These balms are sheer, but build up to noticeable color after 3-4 swipes. They give me just enough tint for a tinted balm that makes my lips look juicy and healthy. Again, I was surprised by the pigmentation of these, and how easy they were to build up without feeling like I was piling on product.
The texture and formula is also near perfect. It’s light and has some slip, but it doesn’t feel oily or greasy. The balm isn’t so soft that I feel like it’s melting in the tube or onto my lips (a common issue I have with the Fresh balms), but it’s not quite as thick as the Dior Lip Glows. I feel these on my lips for maybe 1-2 hours, depending on how much water I drink or food I eat, but my lips feel moisturized for far longer than that. I don’t feel like I have to keep applying the product for my lips to feel moisturized. These are definitely luxury lip balms – as are all of Chantecaille products, but the pigmentation and formula are absolutely top notch, and I like these way more than I thought I would.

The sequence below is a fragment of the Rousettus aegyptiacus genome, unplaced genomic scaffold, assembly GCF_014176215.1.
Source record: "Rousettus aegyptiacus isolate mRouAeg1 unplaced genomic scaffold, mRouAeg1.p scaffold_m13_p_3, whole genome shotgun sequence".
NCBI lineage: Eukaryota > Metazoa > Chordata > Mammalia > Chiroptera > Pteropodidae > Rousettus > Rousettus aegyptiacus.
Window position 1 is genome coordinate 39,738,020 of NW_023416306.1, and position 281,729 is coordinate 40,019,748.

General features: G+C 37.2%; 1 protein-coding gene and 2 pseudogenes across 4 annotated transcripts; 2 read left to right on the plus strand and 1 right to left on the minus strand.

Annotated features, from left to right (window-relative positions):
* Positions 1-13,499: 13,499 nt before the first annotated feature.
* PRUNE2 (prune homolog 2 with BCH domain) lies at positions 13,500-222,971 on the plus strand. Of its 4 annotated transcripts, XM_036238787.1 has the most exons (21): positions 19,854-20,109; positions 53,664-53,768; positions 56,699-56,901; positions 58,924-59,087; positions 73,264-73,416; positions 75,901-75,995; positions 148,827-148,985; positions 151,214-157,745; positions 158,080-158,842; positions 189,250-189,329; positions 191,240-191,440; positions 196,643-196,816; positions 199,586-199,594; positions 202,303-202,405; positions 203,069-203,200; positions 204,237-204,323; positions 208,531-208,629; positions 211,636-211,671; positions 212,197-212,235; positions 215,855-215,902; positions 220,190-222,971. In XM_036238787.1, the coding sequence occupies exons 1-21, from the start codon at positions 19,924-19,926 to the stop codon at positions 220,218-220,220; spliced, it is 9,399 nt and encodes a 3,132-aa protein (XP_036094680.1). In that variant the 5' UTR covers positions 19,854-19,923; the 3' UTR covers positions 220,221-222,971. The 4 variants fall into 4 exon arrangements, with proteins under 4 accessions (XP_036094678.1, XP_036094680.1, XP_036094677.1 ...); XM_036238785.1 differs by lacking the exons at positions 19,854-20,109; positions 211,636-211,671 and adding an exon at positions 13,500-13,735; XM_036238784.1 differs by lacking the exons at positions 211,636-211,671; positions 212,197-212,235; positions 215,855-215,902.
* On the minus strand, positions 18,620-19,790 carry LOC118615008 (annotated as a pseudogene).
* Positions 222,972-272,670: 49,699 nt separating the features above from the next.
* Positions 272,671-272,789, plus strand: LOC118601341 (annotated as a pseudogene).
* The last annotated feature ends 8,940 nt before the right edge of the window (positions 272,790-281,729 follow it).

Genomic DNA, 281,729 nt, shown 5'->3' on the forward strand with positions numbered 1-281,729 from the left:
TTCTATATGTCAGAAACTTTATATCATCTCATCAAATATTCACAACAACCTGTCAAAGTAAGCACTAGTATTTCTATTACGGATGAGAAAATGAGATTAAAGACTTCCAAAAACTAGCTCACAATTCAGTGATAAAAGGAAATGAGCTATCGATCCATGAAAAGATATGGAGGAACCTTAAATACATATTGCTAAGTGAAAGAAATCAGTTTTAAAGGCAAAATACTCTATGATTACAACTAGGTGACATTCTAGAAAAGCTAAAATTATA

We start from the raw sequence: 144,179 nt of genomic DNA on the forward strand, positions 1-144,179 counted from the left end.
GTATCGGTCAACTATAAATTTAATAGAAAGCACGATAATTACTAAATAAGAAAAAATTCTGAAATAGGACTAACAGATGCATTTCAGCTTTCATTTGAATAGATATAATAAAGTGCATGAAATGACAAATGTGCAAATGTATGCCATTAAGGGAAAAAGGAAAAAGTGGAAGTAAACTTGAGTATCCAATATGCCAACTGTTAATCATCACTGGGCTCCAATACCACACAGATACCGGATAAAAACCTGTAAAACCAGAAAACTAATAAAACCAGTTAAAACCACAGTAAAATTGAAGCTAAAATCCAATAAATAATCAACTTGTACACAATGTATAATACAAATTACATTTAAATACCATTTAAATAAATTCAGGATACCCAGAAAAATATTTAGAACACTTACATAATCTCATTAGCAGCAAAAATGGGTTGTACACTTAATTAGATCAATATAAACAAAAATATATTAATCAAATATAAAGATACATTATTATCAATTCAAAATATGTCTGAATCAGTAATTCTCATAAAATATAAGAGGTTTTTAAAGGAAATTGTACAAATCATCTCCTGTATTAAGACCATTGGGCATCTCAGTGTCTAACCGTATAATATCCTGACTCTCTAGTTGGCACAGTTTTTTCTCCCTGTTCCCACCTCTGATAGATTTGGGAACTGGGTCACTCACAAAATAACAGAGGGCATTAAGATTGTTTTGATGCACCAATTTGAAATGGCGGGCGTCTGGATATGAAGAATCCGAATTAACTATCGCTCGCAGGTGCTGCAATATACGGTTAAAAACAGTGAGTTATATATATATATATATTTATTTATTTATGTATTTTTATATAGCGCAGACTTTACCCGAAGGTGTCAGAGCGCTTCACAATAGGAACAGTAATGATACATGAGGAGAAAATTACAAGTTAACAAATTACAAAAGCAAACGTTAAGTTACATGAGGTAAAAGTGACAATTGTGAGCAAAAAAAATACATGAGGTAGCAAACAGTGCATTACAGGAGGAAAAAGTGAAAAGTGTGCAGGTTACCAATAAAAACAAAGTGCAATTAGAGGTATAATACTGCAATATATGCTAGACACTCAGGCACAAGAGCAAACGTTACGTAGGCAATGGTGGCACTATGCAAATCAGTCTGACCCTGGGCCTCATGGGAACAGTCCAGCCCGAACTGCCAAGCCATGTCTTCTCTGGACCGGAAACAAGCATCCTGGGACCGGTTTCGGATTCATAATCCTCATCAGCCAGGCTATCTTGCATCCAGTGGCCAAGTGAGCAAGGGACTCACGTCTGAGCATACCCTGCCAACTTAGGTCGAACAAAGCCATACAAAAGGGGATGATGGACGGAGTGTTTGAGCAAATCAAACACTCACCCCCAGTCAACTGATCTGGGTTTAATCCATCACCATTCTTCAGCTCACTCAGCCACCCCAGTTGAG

From left to right: Beach Rose, Calendula, Madeira, Verbena
Chantecaille excels at their limited edition collections. They’re always edited, unique, and very high quality. They’re a pleasure to use, and bring joy to my morning routine. My favorite and most used products are the Coral Manta Ray duo, and the Beach Rose Lip Tint – but really, I get a lot of wear out of all the products in this collection. This makes me want to root for them even more to be more accessible for more people with a diverse shade range. I’m certainly going to be watching the brand over the next few months and year to see what progress they make.
If you’ve tried this collection, what do you think? And what do you think of brands trying to delve into philanthropic efforts?
As always, thanks for reading.